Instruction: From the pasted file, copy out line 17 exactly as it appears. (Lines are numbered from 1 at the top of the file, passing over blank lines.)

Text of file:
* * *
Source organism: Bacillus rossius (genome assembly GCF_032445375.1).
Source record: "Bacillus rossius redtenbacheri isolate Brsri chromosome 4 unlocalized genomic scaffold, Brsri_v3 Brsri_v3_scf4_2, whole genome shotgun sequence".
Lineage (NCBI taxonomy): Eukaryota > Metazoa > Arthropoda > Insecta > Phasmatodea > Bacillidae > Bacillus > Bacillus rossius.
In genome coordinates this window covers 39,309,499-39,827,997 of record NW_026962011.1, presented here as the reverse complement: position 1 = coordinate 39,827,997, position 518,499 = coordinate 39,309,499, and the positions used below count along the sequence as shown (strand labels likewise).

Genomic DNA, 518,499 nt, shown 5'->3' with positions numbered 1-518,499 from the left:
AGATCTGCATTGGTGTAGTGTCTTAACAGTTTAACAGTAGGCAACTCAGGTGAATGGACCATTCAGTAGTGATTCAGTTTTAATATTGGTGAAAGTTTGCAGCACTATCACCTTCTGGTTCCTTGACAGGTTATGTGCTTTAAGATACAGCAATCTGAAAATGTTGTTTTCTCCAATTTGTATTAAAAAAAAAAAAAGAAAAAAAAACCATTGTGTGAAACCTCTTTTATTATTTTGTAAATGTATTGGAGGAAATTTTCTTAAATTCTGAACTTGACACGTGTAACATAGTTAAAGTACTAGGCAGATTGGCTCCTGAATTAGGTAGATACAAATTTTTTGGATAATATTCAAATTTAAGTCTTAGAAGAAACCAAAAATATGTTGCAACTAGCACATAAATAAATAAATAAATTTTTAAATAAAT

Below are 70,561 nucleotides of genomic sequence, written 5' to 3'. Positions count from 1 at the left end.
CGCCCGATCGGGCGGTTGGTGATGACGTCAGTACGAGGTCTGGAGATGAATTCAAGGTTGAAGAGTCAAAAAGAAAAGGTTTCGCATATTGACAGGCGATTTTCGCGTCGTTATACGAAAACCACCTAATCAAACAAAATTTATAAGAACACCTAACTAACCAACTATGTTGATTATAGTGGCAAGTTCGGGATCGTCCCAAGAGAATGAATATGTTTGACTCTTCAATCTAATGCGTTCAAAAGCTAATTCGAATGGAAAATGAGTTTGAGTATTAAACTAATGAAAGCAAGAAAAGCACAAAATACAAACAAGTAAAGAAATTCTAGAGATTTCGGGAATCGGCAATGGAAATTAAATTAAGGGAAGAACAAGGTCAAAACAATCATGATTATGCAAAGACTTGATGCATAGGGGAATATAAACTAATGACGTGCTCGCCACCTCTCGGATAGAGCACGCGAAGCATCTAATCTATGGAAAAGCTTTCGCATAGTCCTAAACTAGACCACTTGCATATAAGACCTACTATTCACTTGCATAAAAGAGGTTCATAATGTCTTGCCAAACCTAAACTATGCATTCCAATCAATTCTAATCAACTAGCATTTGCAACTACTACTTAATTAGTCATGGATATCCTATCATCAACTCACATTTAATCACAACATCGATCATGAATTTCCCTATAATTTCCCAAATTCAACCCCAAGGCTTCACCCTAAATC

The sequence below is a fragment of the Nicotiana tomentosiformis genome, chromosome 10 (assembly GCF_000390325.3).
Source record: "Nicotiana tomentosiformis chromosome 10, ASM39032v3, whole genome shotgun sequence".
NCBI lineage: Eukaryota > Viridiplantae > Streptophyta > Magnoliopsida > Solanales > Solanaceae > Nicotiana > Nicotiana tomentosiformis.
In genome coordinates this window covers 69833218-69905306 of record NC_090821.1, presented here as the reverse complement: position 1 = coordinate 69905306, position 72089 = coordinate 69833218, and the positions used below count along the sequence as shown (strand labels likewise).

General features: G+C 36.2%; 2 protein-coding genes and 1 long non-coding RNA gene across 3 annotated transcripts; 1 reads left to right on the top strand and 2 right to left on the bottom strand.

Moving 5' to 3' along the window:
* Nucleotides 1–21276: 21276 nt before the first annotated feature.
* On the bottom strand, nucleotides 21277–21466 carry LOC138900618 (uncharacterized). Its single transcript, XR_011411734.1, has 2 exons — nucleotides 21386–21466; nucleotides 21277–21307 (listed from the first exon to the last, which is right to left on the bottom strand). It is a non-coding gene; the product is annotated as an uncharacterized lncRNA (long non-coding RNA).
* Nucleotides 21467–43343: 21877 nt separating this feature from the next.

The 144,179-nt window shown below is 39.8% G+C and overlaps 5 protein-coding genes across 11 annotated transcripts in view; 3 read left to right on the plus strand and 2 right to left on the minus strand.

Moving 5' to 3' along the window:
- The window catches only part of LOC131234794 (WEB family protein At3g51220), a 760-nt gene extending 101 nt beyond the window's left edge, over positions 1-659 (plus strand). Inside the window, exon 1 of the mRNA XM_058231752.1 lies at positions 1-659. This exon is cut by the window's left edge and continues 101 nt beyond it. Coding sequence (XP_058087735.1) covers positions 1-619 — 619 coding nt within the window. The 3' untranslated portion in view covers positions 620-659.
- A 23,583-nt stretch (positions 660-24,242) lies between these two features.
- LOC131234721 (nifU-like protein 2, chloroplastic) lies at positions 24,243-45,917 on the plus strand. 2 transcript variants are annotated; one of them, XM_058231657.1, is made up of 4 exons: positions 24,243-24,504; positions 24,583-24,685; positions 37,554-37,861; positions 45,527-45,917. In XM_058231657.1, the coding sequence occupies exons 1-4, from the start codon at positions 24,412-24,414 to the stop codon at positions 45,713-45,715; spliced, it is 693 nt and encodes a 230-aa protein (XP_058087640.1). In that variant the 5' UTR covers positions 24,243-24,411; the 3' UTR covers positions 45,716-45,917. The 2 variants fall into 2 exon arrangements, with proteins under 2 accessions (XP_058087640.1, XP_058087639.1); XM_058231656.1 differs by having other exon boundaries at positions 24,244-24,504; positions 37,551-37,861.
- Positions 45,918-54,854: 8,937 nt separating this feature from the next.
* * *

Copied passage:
* Nucleotides 21467–43343: 21877 nt separating this feature from the next.